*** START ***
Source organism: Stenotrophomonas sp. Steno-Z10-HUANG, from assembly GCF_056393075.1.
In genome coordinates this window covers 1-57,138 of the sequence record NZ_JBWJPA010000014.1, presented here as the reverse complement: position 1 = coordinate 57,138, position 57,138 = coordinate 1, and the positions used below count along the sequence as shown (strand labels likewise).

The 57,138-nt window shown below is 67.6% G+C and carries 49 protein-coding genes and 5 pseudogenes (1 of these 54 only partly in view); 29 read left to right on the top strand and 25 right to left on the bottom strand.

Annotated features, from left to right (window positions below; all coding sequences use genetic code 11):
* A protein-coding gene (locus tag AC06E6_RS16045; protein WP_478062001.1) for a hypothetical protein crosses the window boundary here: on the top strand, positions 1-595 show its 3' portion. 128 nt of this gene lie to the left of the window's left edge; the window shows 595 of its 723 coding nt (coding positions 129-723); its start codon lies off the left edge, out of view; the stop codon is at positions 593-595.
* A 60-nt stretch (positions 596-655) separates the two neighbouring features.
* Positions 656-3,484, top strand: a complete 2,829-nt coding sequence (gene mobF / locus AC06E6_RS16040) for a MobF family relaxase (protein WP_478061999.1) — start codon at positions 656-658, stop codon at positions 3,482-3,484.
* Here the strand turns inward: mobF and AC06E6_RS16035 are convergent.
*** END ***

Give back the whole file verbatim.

Source organism: Stenotrophomonas sp. Steno-Z10-HUANG, from assembly GCF_056393075.1.
In genome coordinates this window covers 1-57,138 of the sequence record NZ_JBWJPA010000014.1, presented here as the reverse complement: position 1 = coordinate 57,138, position 57,138 = coordinate 1, and the positions used below count along the sequence as shown (strand labels likewise).

The 57,138-nt window shown below is 67.6% G+C and carries 49 protein-coding genes and 5 pseudogenes (1 of these 54 only partly in view); 29 read left to right on the top strand and 25 right to left on the bottom strand.

Annotated features, from left to right (window positions below; all coding sequences use genetic code 11):
* A protein-coding gene (locus tag AC06E6_RS16045; protein WP_478062001.1) for a hypothetical protein crosses the window boundary here: on the top strand, positions 1-595 show its 3' portion. 128 nt of this gene lie to the left of the window's left edge; the window shows 595 of its 723 coding nt (coding positions 129-723); its start codon lies off the left edge, out of view; the stop codon is at positions 593-595.
* A 60-nt stretch (positions 596-655) separates the two neighbouring features.
* Positions 656-3,484, top strand: a complete 2,829-nt coding sequence (gene mobF / locus AC06E6_RS16040) for a MobF family relaxase (protein WP_478061999.1) — start codon at positions 656-658, stop codon at positions 3,482-3,484.
* Here the strand turns inward: mobF and AC06E6_RS16035 are convergent.